The principle of personalisation appears in a range of current debates among design professionals, healthcare providers and educationalists about the implications of new technologies and approaches to consumer sovereignty for 'mass' provision. The potential of new technologies implies systems of provision that offer bespoke support to their users, tailoring services and experiences to suit individual needs. The assumption that individual choice automatically increases wellbeing has underlain the re-design of public services. Ubiquitous personalisation in screen-based environments gives individuals the sense that their personality is reflected back at them. Advances in Artificial Intelligence mean our personal intelligent agents have begun to acquire personality. Given its prevalence, it is appropriate to identify the scope of this phenomenon that is altering our relationship to the 'non-human' world.
This book presents taxonomy of personalisation, and its potential consequences for the design profession as well as its ethical and political dimensions through a collection of essays from a range of academic perspectives. The thought-provoking introduction, conclusion and nine chapters present a well-balanced mixture of in-depth literature review and practical examples to deepen our understanding of the consequences of personalisation for our professional and personal lives. Collectively, this book points towards the implications of personalisation for design-led social innovation.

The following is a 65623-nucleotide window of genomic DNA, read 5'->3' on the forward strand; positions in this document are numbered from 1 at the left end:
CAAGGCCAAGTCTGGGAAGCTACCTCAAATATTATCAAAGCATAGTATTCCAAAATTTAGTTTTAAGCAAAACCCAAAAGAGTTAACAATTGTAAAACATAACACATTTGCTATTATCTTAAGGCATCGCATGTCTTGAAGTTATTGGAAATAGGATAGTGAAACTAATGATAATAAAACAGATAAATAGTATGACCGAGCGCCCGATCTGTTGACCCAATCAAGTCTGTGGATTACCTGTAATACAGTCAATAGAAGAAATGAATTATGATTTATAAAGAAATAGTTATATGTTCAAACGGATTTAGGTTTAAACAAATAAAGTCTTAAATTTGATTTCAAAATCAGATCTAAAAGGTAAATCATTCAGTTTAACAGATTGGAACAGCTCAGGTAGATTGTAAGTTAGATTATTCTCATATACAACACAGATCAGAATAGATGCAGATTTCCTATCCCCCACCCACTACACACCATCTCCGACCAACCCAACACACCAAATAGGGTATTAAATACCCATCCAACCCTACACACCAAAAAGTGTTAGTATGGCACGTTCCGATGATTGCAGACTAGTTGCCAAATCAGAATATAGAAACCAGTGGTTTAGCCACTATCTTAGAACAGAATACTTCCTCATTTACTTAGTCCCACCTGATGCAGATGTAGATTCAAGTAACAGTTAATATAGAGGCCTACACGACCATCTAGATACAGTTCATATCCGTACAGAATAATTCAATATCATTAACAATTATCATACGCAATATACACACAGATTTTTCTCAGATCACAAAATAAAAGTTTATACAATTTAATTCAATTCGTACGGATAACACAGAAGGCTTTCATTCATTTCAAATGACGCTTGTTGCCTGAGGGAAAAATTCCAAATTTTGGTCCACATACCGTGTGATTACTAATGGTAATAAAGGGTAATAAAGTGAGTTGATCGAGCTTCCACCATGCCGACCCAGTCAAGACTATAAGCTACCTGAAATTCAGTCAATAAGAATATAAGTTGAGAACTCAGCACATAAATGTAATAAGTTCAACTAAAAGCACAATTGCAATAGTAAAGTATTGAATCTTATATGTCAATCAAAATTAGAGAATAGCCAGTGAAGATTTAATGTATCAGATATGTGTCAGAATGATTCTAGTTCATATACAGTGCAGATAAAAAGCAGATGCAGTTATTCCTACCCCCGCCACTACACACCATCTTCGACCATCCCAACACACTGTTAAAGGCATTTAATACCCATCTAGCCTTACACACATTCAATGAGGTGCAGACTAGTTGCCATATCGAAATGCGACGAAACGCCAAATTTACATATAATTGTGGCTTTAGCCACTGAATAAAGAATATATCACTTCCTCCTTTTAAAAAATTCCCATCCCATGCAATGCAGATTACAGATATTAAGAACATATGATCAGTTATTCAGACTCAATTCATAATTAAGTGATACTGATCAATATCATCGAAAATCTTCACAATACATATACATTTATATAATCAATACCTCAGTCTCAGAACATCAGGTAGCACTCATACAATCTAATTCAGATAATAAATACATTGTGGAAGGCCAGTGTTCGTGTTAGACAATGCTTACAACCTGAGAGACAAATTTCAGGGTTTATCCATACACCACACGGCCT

This will be valuable reading for professionals in the design industry and health provision, as well as students of product design, fashion and sociology.
INTRODUCTION: Design and Personalisation: By a Person or for a Person?
Iryna Kuksa and Tom Fisher
PART ONE: Personalising consumption, retail and digital spaces
1. Personalisation and Fashion Design
2. Making it Mine: Personalising Clothes at Home
Amy Twigger Holroyd
3. Wearable Technology as Personalised Fashion: Empowering or Oppressive?
Part Two: Personalising communication, marketing and manufacture
4. Who is really in control? Pitfalls on the Path to Personalisation and Personality
5. What Will Designers Do when Everyone can be a Designer?
6. The History and Application of Additive Manufacturing for Design Personalisation
Part Three: Personalising health
7. The 4 Ps: Problems in Personalising a Public Service (A Personal View of Personalisation in the NHS)
8. Designing for Personalisation in Predictive and Preventive Medicine
Olga Golubnitschaja, Heinz Lemke, Marko Kapalla and Tony Kent
9. Towards a Person-Centred Approach to Design for Personalisation
Sarah Kettley, Richard Kettley and Rachel Lucas
Conclusion: What Happens Next? Themes and Principles for a Personalised Future
Tom Fisher and Iryna Kuksa